Thursday, February 23, 2012

What Were You Expecting?

Current Reading: The Return of the King

Inspirational Quote: "Well, that... happened." -- Johnny Blaze, Ghost Rider.

I went with Telemachus to see a movie on the weekend. We saw "Ghost Rider: Spirit of Vengeance," or "Nicholas Cage acting crazy with his head on fire."

It wasn't good.

But the important point here is that I wasn't expecting it to be good. If I want good, I'll go rent The King's Speech. What I expected was flaming special effects, and Nicholas Cage chewing the scenery like a rabid, fiery pirhana*. I got those things in spades, so I walked out of the theater entertained and feeling my money was well spent.

Character? Plot? Theme? Sure, I suppose they were in there. You know, something to connect the action set-pieces and provide some sort of motivation for the Cage-craziness so wonderfully on display. But really, those parts of the movie were so pathetic that I'd not be surprised to discover they were afterthoughts cooked up in the editing room.

"We have some amazing footage. What story can we make out of it?"

Like every piece of entertainment, though, you can learn something from Ghost Rider.

It's about expectation. If I crack open a book with a cover that shows a ninja fighting a dragon and back-cover copy proclaiming a tale of the intrigue surrounding the ninja infiltration of the dragon palace, I do so with certain expectations. Foremost among those is that somewhere in the succeeding pages, a ninja will indeed fight a dragon. I'm also expecting a certain amount of covert action (otherwise, why have ninjas? (although, let's face it, everything should have ninjas), and a fair bit from the fantasy bestiary.

What I'm not expecting is a cross-species romance. Nor an alien space-ship exploring the universe, a re-telling of the battle of the Alamo, a treatise on the finer points of law with regards to wine handling, or any comedy in which walruses play a chief part.

I'm not saying you can't include any of those things. Go ahead. I love surprises. Just make their inclusion good, logical and sensible (as much as such things can be). Make it REALLY good though. You've just upset my expectations, so you'd better replace them with something even better. Otherwise, I'll walk away from your story unlikely to seek out your next one.

Now if Ghost Rider actually had a coherent emotional character arc and a solid plot that illustrated a thought-provoking theme, then I'd have walked out of the theater with my mind blown, because the movie would have exceeded my expectations in a completely unexpected way.

It didn't, though, and that's just fine. It gave me what it said it would and by that measure, it succeeded.

My point is this:

Every audience member has a set of expectations in place when they decide to take in a piece of entertainment. If you fulfill those expectations, then you've succeeded with that audience. If you exceed those expectations, give them a rich story of intrigue and heartbreak set in the palace of the Dragon Lord on the eve of the ninja uprising, you'll have an audience that will come back eager for your next piece.

* Bonus: Christopher Lambert (Highlander) shows up briefly, and yes, there's a beheading involved.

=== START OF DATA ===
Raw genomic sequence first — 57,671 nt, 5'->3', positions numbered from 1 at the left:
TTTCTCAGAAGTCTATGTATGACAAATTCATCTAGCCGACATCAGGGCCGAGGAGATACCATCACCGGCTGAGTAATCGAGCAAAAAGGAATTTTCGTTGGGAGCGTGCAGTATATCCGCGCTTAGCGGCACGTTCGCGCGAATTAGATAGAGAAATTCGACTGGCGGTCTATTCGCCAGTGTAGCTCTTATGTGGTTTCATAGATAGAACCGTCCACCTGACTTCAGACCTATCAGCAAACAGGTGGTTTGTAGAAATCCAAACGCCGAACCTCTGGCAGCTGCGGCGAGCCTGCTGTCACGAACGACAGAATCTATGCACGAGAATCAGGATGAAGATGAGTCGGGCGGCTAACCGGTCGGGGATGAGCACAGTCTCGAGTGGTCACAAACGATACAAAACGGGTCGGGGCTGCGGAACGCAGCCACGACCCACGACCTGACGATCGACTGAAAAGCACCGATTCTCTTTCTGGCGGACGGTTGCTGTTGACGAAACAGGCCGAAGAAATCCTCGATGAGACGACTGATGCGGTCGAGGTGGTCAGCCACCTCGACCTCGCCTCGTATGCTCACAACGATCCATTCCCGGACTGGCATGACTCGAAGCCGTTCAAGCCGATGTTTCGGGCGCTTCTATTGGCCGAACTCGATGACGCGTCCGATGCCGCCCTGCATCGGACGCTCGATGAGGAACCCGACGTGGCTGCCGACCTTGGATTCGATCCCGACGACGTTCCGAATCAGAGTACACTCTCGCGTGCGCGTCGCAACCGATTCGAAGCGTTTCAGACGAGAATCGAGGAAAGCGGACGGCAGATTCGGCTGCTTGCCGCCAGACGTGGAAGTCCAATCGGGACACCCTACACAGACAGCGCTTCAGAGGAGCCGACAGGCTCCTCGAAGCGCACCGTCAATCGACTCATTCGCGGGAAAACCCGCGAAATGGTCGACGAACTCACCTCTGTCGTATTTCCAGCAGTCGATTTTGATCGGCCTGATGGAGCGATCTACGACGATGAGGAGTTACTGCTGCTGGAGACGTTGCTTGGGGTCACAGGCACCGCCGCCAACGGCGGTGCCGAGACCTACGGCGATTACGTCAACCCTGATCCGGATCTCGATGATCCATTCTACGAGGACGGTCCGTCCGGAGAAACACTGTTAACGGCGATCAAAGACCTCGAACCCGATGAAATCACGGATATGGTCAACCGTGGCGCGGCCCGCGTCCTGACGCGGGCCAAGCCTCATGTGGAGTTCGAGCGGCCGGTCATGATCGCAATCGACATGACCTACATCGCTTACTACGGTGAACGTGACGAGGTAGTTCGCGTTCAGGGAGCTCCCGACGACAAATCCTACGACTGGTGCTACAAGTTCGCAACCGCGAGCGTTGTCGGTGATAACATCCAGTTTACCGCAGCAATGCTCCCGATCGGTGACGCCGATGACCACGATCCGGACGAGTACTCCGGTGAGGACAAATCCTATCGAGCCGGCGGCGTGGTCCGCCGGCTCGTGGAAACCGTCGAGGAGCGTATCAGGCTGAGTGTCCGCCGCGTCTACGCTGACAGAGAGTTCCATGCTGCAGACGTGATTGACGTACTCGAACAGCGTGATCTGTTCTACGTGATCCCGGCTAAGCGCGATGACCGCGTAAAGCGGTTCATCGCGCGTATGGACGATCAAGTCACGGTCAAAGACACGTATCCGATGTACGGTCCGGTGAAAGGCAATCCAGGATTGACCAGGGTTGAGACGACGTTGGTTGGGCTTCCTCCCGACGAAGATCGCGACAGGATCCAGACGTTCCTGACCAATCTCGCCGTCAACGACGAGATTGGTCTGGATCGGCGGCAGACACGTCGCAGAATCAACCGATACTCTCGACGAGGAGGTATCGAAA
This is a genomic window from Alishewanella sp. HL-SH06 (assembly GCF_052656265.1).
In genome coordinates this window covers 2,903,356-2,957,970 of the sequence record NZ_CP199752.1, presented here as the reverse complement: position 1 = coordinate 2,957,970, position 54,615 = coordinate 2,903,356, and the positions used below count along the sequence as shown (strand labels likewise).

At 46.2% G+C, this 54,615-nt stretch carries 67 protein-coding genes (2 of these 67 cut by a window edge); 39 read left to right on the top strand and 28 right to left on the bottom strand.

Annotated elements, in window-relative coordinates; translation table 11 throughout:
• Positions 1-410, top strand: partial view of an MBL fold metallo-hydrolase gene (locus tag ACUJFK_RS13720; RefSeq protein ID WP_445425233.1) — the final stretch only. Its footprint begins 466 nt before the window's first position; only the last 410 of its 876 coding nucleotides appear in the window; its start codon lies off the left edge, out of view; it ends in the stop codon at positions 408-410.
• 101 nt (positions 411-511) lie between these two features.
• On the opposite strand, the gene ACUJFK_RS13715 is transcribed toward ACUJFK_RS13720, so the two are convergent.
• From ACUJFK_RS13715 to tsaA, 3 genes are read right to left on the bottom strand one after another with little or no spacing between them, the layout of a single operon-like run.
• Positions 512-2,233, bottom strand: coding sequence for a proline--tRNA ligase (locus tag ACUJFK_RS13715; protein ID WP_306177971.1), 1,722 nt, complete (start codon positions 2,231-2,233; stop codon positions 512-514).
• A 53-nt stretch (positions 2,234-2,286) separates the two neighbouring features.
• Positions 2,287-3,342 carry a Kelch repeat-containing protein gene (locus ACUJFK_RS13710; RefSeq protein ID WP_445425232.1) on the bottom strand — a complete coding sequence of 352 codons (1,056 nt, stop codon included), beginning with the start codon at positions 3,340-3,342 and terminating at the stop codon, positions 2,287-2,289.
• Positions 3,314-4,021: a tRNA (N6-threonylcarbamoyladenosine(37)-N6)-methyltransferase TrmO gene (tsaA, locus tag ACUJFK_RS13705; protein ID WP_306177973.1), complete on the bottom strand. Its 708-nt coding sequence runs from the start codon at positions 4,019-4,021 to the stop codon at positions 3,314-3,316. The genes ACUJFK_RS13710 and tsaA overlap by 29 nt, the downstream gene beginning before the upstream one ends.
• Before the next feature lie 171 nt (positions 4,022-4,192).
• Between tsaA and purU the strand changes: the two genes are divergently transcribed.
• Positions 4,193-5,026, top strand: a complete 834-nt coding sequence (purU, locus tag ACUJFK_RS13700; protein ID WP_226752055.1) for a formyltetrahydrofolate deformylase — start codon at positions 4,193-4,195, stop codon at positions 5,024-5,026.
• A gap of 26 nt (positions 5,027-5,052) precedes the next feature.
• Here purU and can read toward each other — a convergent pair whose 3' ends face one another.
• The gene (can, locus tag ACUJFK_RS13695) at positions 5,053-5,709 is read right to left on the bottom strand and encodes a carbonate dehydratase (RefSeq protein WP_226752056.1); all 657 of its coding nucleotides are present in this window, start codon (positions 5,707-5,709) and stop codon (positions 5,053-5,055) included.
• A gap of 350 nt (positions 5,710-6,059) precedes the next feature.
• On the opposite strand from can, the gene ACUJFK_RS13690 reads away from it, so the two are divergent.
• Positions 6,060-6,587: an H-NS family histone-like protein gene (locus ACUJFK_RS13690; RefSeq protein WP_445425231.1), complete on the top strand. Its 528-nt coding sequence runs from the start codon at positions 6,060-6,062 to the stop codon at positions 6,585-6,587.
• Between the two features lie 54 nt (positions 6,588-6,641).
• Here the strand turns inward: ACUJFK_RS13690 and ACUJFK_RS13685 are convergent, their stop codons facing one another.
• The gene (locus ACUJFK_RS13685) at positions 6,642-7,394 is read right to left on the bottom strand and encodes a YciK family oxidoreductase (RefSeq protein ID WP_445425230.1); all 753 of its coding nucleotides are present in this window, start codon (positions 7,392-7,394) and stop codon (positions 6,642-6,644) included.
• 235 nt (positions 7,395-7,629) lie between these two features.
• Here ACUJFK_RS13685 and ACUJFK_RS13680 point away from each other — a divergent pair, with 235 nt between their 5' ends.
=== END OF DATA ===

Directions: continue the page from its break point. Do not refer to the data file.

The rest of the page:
Wednesday, February 1, 2012

Book Report: The Bible Repairman, by Tim Powers

There are two writers whose work I will pick up without bothering to read cover copy. For me, the presence of their name on the cover is sufficient to trigger my buying reflexes. One is Terry Pratchett. The other is Tim Powers.

My first Powers book was On Stranger Tides. If your only exposure to this title was Jack Sparrow's screen antics in the latest installment of Pirates of the Caribbean, then go out, buy a gallon of memory bleach and this book. After that I read some of his earlier work (Anubis Gates, Drawing of the Dark), and almost all of his later work (Stress of Her Regard, Earthquake Weather, Declare).

His work is often set in an alternate history where the history we know is merely the surface, perceived veneer that covers up forces of sorcery, mysticism, mythology and superstition that truly shape events. He seems to take disparate notions (pirates, Greek mythology, voodoo... WWII spies, Genies, Noah, and the Cold War) and mixes them together in ways that are startling and confusing, but which make perfect sense as presented. OF COURSE Blackbeard's odd, psychotic behavior was driven by requirements of a voodoo ritual based in Odysseus's trip to the Underworld and would somehow result in his becoming immortal. Kim Philby, the English double-agent, was trying to gain the favor of Arabic spirits in his own bid for Mortality... And don't get me started on Einstein's time machine, or the Fisher King's rebirth in California.

The Bible Repairman is a collection of Mr. Powers' short stories. Although nowhere near the complexity of his novel-length work, these stories share his unique approach to the strange, the magical, and their lurking presence under the mundane. It also includes a novella which forms a sequel, or a coda, to the Stress of Her Regard, featuring Trelawney (a friend of Byron).

His work is not an easy read. His research is deep, and many times I've pulled my head out of one of his books with dozens of unanswered questions. I often get the feeling that if I had an encyclopedic knowledge of history and mythology, I'd be able to follow everything. As it is, I feel I miss something sometimes. The Bible Repairman is no different in that regard.

Ulysses Rating: 3 - I enjoyed this.